One old guy keeps his heating on all the time because he can't be bothered to work out the thermostat. 

Another 80 year old told me she'd lived too long (also has a 4 bed). 

Whatever the stamp duty they aren't leaving unless they have to. They bought these places to die in. They've led golden lives blessed with every improvement and stonking pensions and aren't about to start compromising now. Compromising is for young people. 

Such vitriol!

I can't think of anyone I know of who fits the 'boomer' classification who lived in a 7 bed mansion. That's just hyperbole surely?

Who is going to live in these mansions if they do sell up anyway? They'll probably be turned into one bed flats as the population problem is only going one way. The developer might be a boomer, he might even be a millenial.

And to say people born in 1919 or 1939 have led 'golden lives'. Come on!

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19 minutes ago, Spindler said:

stamp duty is and always has been a bad tax....think on this we actually need it to be kept inplace for now...if it was removed it would be stimulus for the market....

I bought in 92 and they had suspended Stamp duty....thats how bad the crash was....

I do think it should be gotten rid of for good ...in a couple of years...not now...as HTB ignited the market...so would removal of SD now....not a major flare up but it would be stimulus

Transactions are needed for price discovery and there is the mother of all price discoveries coming up i.e. that people born from the late 1970s onwards can only afford to pay half of what houses currently cost.

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BTL exit should provide more transactions this hasnt really got started yet.....you can feel the panic among the leveraged BTL loons who havent quite got it yet.....its a perfect storm for multiple property holding(note i didnt say owning) debt junkies.....even the OO's who have bought into this since 2015 with big loans are going to be dragged into negative equity.....

Those BTL who have equity released to further buy have some CGT to pay on the way out.....if they try and stay they could lose everything.....i  think many are having trouble adjusting to this reality....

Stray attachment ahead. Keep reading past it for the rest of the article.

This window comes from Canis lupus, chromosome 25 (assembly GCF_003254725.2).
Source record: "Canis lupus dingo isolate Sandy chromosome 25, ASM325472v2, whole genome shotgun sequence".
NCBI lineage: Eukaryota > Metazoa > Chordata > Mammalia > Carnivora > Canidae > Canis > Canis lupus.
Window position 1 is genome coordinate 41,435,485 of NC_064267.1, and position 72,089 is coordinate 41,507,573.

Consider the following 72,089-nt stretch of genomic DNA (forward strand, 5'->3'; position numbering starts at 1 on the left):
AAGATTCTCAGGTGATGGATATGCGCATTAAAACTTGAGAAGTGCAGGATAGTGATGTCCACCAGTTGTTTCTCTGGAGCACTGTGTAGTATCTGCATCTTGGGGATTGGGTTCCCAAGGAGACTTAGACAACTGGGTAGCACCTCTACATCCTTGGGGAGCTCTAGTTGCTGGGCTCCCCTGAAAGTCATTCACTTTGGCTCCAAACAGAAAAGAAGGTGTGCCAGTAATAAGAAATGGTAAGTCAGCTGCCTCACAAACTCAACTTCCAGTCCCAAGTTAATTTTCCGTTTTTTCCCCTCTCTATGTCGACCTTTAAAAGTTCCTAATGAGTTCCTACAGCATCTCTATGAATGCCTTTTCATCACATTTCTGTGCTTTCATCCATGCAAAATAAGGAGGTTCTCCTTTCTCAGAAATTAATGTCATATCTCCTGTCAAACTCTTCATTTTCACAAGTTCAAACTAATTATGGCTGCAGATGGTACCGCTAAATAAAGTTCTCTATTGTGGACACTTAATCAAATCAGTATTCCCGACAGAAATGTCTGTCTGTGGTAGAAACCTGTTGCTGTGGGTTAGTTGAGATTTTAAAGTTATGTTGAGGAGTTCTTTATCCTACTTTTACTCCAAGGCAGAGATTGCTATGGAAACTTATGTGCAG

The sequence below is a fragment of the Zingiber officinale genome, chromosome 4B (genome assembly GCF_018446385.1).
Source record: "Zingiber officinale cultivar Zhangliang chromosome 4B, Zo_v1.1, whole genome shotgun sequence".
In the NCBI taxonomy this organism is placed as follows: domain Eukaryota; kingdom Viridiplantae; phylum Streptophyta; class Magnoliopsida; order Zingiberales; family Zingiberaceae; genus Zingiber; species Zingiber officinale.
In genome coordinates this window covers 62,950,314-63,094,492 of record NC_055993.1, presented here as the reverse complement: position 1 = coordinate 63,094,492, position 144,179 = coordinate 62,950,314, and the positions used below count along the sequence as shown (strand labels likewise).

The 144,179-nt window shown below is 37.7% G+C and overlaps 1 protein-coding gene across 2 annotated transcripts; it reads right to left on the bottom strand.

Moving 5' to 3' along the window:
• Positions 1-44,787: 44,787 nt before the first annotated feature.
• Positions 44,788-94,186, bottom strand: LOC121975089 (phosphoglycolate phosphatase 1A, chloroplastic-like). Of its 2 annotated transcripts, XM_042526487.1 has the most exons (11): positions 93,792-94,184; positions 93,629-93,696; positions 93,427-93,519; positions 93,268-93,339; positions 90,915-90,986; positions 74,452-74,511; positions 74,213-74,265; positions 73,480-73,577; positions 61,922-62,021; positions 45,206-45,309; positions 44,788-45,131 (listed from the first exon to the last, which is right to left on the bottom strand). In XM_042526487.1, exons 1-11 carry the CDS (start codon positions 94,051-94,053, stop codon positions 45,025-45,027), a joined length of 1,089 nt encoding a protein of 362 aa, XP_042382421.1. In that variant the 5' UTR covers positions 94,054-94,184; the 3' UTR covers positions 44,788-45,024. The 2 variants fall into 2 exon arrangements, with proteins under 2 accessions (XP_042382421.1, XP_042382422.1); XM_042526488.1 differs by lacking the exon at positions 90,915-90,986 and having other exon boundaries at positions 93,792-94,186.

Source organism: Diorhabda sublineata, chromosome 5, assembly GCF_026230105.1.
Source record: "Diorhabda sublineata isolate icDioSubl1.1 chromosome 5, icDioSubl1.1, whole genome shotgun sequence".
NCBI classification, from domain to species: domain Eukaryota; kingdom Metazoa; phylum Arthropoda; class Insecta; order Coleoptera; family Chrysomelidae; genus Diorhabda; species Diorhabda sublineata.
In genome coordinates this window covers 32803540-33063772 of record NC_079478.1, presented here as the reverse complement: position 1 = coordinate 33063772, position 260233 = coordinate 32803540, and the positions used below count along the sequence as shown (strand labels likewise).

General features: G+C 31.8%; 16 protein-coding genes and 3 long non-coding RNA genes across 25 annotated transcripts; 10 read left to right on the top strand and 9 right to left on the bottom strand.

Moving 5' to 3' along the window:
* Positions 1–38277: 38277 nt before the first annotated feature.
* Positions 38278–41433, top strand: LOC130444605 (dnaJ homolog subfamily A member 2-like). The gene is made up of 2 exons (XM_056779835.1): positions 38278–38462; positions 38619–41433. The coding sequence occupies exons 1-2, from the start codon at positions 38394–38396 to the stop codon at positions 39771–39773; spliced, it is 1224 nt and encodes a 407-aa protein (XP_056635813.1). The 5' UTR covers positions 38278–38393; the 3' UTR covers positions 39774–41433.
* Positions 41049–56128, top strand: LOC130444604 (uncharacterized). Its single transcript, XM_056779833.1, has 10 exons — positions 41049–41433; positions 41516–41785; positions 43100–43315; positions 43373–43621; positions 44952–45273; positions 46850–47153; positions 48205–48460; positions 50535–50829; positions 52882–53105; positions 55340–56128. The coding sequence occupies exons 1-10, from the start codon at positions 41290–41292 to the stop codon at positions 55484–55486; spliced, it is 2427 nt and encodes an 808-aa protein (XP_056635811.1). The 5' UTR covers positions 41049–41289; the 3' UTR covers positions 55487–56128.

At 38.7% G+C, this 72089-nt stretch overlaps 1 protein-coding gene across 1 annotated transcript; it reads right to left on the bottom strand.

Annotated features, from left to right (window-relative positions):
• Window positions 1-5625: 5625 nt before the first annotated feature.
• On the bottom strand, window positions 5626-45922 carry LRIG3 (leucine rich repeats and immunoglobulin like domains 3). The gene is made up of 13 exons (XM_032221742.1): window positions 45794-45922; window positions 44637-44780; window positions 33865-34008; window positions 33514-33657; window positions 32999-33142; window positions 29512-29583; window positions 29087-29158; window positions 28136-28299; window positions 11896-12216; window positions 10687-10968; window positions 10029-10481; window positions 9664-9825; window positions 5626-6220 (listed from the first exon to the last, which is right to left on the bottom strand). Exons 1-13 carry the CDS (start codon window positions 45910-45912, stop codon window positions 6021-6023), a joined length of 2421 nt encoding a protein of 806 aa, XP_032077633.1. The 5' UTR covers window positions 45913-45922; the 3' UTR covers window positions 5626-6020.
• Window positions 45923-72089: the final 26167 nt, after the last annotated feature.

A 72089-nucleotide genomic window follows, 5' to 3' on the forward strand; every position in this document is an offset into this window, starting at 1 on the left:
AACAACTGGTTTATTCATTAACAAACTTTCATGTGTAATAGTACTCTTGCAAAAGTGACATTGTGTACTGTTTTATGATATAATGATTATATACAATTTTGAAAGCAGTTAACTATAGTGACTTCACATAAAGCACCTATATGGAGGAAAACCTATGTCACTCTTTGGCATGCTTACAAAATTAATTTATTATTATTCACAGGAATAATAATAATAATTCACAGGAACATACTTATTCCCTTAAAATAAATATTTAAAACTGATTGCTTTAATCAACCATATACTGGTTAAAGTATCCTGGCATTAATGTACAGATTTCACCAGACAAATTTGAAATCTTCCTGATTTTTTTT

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1 hour ago, Freki said:

This, this and this. Stamp duty is a bad tax. End of story

It is a bad tax, but if you scrap it without replacing with some other property tax (.e.g LVT) then its essentially a bung to existing home owners at the expense of future buyers.

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Not got a problem with the tax, got a problem with the high cost of non investment housing, housing purchased by people to live in, who live and work and pay taxes in the area where they want to live......;)

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11 hours ago, Dorkins said:

Yep, my 1950s-born parents were complaining a couple of weeks ago about not wanting to move because of stamp duty. They bought their main family home at the bottom in the mid-90s.

I do think stamp duty is a bad tax as it kills transactions but no way should there be a special loophole created just for old people. If it's a bad tax cut it for everybody.

+1

46 minutes ago, winkie said:

Not got a problem with the tax, got a problem with the high cost of non investment housing, housing purchased by people to live in, who live and work and pay taxes in the area where they want to live......;)

Why should you pay tax when you move house?  I don't mind paying more tax than people who earn less than me or have a smaller house, or drive less or drink less etc.  However I would mind paying more tax because I move more.  (Actually I will never move because I hate the idea but it is the principle).

 

1 hour ago, goldbug9999 said:

It is a bad tax, but if you scrap it without replacing with some other property tax (.e.g LVT) then its essentially a bung to existing home owners at the expense of future buyers.

I think increasing property taxes to pay to get rid of stamp duty is a good idea.  I would say that the main victims of stamp duty are those who work in the removals industry, solicitors and estate agents.

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1 hour ago, Dorkins said:

Transactions are needed for price discovery and there is the mother of all price discoveries coming up i.e. that people born from the late 1970s onwards can only afford to pay half of what houses currently cost.

Sadly where I live the deposit is a lot more than twice it was before Blair.  A friend of mine recently told me that he was thinking of buying but he only has £60k deposit - a scary thing to say.

Edited by iamnumerate

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I'm never sure what type of properties these people are expected to "downsize" to.

If it's 2 or 3 bedroom houses then all the decent ones have been bought by BTL

If it's flats then all the decent ones have been bought by BTL

If it's bungalows then they are like hen's teeth and have other oldies living until they die in them.